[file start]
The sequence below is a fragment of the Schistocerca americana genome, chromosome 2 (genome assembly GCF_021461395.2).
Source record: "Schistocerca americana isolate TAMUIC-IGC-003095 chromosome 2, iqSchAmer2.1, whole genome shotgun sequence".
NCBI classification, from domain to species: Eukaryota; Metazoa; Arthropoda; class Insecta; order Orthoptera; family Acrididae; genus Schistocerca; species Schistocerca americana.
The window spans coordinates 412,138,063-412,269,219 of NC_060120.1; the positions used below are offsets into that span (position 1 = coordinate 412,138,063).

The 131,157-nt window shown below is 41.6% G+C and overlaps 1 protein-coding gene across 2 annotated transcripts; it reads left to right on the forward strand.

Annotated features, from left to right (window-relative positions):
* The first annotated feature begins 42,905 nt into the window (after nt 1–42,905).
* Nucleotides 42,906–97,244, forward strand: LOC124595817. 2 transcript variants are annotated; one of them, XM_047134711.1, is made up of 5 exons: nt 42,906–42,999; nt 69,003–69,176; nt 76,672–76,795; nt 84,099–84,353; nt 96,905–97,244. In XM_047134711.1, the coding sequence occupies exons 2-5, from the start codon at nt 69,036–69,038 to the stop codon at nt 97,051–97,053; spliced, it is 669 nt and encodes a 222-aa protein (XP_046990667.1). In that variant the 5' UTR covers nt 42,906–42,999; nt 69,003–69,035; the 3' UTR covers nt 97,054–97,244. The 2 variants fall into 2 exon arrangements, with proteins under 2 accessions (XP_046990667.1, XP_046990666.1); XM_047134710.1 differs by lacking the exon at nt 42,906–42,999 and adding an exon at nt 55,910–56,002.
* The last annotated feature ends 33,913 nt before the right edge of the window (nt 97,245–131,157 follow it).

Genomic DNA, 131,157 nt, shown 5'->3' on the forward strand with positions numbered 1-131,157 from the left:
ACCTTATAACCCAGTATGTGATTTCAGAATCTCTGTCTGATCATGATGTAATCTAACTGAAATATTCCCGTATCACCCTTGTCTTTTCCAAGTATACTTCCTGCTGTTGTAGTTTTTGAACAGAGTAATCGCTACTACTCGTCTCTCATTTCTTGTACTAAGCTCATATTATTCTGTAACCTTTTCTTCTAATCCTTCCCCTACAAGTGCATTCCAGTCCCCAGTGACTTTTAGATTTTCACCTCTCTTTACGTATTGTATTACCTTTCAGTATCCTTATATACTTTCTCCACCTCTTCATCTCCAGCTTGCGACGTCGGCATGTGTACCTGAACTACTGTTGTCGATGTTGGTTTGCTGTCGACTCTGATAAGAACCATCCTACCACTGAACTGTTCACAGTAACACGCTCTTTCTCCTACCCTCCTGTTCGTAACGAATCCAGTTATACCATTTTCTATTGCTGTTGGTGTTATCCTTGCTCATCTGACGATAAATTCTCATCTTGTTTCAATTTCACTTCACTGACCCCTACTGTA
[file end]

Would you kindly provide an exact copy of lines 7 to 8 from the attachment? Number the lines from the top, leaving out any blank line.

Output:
* The first annotated feature begins 42,905 nt into the window (after nt 1–42,905).
* Nucleotides 42,906–97,244, forward strand: LOC124595817. 2 transcript variants are annotated; one of them, XM_047134711.1, is made up of 5 exons: nt 42,906–42,999; nt 69,003–69,176; nt 76,672–76,795; nt 84,099–84,353; nt 96,905–97,244. In XM_047134711.1, the coding sequence occupies exons 2-5, from the start codon at nt 69,036–69,038 to the stop codon at nt 97,051–97,053; spliced, it is 669 nt and encodes a 222-aa protein (XP_046990667.1). In that variant the 5' UTR covers nt 42,906–42,999; nt 69,003–69,035; the 3' UTR covers nt 97,054–97,244. The 2 variants fall into 2 exon arrangements, with proteins under 2 accessions (XP_046990667.1, XP_046990666.1); XM_047134710.1 differs by lacking the exon at nt 42,906–42,999 and adding an exon at nt 55,910–56,002.